Vegan or Vegetarian: 5 Questions To Ask Yourself Before Committing To a New Diet

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Vegan or Vegetarian

To go vegan or vegetarian or not to go vegan? To go on a gluten-free diet or not? To enjoy meat or meet healthier lifestyle goals? These are the questions that you find yourself conflicted with when you choose to start a new diet.

Changing the way you eat is about more than just swapping dairy milk for soy. It’s a commitment that entails an overhaul of your lifestyle. Just as you would ask numerous questions before launching into any big commitment, it’s worth checking in with yourself on the following five questions before you say “yes,” to a new eating plan.

1.    What are my non-negotiable foods? 

While a single smoothie picture being vegan or vegetarian on the first page of your diet plan may grab your attention and look delicious, remember that is not the whole diet. Read the diet plan carefully to see which foods you need to avoid and which ones you’ll need to eat more often.

If you have to abandon too many foods that you love and eat lots of food that make your nose crinkle in disgust, the diet may not be for you. However, before you give up on it altogether, see if there are any plant-based alternatives that will allow you to enjoy a healthier life without sacrificing your favorite dishes.

 

2.    Will my diet work with my lifestyle? 

While all diets must achieve the right balance of food groups, success comes only when it resonates with your lifestyle. Some diets may require you to reorganize your lifestyle entirely so that you can consume more meals than you’re used to. 

 

If this commitment seems too cumbersome, opt for a less demanding option. If you’re the type of person who enjoys cooking, choose a diet that allows you to do plenty of it. The key here is that your new diet must fit in with and enhance your lifestyle, not detract from it.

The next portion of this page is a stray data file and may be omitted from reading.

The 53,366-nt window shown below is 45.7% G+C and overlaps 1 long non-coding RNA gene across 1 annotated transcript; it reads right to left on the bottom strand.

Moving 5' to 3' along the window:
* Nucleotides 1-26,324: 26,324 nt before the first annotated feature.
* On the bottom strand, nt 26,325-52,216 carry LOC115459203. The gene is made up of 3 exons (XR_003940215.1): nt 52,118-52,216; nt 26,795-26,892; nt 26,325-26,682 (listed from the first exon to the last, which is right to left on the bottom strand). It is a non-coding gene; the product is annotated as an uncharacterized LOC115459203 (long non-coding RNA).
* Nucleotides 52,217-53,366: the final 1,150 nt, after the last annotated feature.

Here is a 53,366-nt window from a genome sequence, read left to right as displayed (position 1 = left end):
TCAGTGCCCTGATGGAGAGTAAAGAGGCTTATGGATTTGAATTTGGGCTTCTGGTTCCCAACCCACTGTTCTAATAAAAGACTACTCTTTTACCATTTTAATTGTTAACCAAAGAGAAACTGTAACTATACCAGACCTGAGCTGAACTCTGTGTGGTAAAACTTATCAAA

3.    How long will I choose to commit to this plan?

If becoming healthier was possible in one week, life would be easy. Many diets promise perfect body recomposition but everyone’s reactions are different. To get results, you usually need to make it a long-term commitment. So, you need to ask yourself if you could stick to this way of eating for years on end. It makes no sense to start something you can’t follow through.

 

4.    What bad habits will fall away because of this diet? 

The idea of starting a diet is to get rid of the bad eating habits that may be preventing you from being healthy in the first place. Does the diet allow you to stop overeating? Does it make you more miserable and make you want to eat your feelings away? If the diet triggers more bad eating habits than good, then it’s not worth your time.

 

5.    Does this diet match my ideals?

The food you’re expected to eat may work for you, the plan may fit into your schedule, but is the lifestyle surrounding the diet something you’re happy to be associated with? This is a tough one to answer, especially for those considering diets like keto or carnivore that focus on heavy meat consumption. Do some soul searching and settle on a diet that suits your personality and ethical outlook on life. 

 

To go vegan or vegetarian or not to go vegan , Remember to be honest with yourself. If you can commit to a diet, go for it. If you believe in the diet, it will work for you. But you have to be all-in and have fun with it, or else you’ll be back to your old ways again in no time.

 
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